A researcher from the University of Leicester’s Department of Cardiovascular Sciences has been involved in a ground-breaking study into the causes of high blood pressure.
The study, published in the academic journal Hypertension, analysed genetic material in human kidneys in a search for genes that might contribute to high blood pressure. The findings open up new avenues for future investigation into the causes of high blood pressure in humans.
The study identified key genes, messenger RNAs and micro RNAs present in the kidneys that may contribute to human hypertension. It also uncovered two microRNAs that contribute to the regulation of renin – a hormone long thought to play to part in controlling blood pressure.
Although scientists have long known that the kidneys play a role in regulating blood pressure, this is the first time that key genes involved in the process have been identified through a large, comprehensive gene expression analysis of the human kidneys. It is also the first time that researchers have identified miRNAs that control the expression of the hormone renin.
The scientists studied tissue samples from the kidneys of 15 male hypertensive patients (patients with high blood pressure) and 7 male patients with normal blood pressure, and compared their messenger RNA (mRNA) and micro RNA (miRNA).
Messenger RNA (mRNA) is a single-stranded molecule that helps in the production of protein from DNA. Genetic information is copied from DNA to mRNA strands, which provide a template from which the cell can make new proteins. MicroRNA (miRNA) is a very small molecule that helps regulate the process of converting mRNA into proteins.
The study was co-authored by the University of Leicester’s Dr Maciej Tomaszewski, Senior Clinical Lecturer in Cardiovascular Medicine in the Department of Cardiovascular Sciences, and a Consultant Physician in Leicester Blood Pressure Clinic – European Centre of Excellence.
Dr Tomaszewski commented: “I am very excited about this publication. Renin is one of the most important contributors to blood pressure regulation. The novel insights into its expression within the human kidney from this study open up new avenues for the development of new antihypertensive medications. The collection of hypertensive and normotensive kidneys is available for our studies in Leicester thanks to a long-term international collaboration. We will continue using this unique research resource in our further studies to decipher the genetic background of human hypertension.”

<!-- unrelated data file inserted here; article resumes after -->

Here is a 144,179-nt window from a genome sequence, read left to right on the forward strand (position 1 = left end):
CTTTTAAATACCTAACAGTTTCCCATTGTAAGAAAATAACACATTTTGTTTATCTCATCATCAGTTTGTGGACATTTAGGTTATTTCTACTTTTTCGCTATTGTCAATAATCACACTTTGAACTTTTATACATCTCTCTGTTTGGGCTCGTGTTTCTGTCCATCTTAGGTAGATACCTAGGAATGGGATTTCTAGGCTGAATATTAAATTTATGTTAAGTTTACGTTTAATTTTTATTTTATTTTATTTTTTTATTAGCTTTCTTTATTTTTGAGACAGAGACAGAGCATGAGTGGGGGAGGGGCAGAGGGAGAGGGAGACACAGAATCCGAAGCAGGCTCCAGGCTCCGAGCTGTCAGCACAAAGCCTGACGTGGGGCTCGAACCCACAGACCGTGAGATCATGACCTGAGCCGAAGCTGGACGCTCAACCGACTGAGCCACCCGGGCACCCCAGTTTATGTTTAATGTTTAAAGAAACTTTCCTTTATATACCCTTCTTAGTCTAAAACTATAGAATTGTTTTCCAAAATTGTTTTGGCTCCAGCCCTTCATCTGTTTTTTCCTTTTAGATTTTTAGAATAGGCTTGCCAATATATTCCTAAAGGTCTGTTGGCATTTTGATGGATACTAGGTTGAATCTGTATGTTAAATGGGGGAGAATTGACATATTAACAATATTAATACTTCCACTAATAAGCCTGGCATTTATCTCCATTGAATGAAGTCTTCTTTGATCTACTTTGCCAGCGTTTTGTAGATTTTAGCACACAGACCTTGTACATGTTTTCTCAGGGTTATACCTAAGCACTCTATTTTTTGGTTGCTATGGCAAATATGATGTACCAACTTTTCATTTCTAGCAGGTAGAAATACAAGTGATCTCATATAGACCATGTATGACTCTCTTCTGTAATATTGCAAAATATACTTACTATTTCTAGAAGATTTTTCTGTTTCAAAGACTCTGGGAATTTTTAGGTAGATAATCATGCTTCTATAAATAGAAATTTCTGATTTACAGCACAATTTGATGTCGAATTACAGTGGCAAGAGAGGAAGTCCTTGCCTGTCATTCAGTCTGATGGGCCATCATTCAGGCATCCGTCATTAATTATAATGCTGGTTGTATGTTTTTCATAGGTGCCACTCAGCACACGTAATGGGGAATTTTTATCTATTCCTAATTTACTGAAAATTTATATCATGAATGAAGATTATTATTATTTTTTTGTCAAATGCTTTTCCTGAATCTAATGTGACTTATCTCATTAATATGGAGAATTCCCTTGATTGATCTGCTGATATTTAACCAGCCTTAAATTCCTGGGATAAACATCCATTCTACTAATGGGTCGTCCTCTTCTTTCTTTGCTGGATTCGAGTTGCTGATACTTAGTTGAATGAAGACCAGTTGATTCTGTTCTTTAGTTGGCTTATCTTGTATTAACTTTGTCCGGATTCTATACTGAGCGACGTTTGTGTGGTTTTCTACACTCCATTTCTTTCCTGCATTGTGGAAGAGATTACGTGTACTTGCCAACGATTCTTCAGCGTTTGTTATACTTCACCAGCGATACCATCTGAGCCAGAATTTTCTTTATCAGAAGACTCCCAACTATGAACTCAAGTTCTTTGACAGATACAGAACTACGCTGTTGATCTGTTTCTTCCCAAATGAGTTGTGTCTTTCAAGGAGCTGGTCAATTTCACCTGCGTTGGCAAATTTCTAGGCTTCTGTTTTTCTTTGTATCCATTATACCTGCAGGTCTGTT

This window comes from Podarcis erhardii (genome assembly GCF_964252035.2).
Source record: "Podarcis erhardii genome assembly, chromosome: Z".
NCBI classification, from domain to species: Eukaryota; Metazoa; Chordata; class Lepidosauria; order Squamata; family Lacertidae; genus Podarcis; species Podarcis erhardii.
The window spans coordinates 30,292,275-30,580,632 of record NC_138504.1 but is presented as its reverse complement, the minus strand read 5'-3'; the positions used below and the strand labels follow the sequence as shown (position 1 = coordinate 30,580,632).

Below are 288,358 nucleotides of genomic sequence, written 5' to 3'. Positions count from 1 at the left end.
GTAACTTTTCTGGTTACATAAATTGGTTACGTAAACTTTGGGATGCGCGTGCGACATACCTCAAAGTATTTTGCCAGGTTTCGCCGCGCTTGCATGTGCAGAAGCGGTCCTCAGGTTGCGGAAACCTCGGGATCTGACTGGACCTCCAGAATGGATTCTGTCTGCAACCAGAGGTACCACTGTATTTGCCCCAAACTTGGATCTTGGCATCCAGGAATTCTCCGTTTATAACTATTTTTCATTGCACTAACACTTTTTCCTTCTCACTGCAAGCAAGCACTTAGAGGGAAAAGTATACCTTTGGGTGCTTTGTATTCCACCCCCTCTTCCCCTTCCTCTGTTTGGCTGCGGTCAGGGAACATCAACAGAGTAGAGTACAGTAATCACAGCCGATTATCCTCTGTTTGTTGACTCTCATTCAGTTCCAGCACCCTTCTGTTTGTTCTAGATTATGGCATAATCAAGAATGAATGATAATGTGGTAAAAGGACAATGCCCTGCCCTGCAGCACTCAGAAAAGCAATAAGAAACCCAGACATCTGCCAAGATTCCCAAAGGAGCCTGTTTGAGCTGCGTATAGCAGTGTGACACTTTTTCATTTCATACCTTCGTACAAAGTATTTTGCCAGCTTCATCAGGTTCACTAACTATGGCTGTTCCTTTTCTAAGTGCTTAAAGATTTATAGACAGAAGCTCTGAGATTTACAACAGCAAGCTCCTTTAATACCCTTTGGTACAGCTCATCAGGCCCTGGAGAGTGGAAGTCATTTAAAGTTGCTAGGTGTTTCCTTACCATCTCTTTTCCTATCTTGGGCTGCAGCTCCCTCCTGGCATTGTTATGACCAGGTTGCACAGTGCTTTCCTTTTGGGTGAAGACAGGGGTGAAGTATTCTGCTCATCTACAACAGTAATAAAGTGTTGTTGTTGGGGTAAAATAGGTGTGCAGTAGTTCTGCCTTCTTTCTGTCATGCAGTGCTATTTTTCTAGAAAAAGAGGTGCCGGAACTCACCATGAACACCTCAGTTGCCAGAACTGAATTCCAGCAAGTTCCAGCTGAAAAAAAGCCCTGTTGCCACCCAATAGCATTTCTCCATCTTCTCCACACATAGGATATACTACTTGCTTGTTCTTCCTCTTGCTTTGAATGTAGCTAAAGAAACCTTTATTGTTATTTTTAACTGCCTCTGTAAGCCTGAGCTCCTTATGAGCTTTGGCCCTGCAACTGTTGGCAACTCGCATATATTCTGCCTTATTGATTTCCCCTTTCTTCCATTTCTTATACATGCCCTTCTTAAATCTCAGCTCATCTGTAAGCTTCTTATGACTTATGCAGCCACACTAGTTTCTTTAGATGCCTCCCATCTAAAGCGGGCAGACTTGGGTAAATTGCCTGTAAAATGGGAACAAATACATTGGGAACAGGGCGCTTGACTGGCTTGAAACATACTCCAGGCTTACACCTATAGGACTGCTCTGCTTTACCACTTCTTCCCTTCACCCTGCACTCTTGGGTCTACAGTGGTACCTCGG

Researchers described the discovery of these miRNAs as “the first real evidence to implicate renin” as a cause of high blood pressure. The findings also indicate which genes and miRNAs are involved in renin production. This increased understanding of the mechanisms underlying hypertension could lead to innovative new treatments for high blood pressure.
Researchers used samples of human kidneys stored in the Silesian Renal Tissue Bank (SRTB), all of which came from Polish males individuals of white European ancestry. The SRTB stores human kidney samples for use in genetic research into cardiovascular diseases. Samples were selected from 15 patients known to have high blood pressure, along with 7 patients with normal blood pressure who were used as a control group for the study. The scientists used a range of techniques to study the genes, mRNAs and miRNAs present in the medulla (the inner part of the kidney) and the cortex (the outer part).
Notes to editors:
The research was conducted jointly by scientists from the University of Sydney, the University of Ballarat (both in Australia) and the University of Leicester, along with the Silesian School of Medicine in Poland. Funding was provided by a University of Sydney Research Infrastructure grant, grants from the National Health and Medical Research Council of Australia and an Australian Research Council grant.
The research paper is available online at:
A full PDF version of the paper can be accessed for free through the website.
The journal Hypertension is published by the American Heart Association.
For more information contact:
Dr Maciej Tomaszewski: 0116 256 3019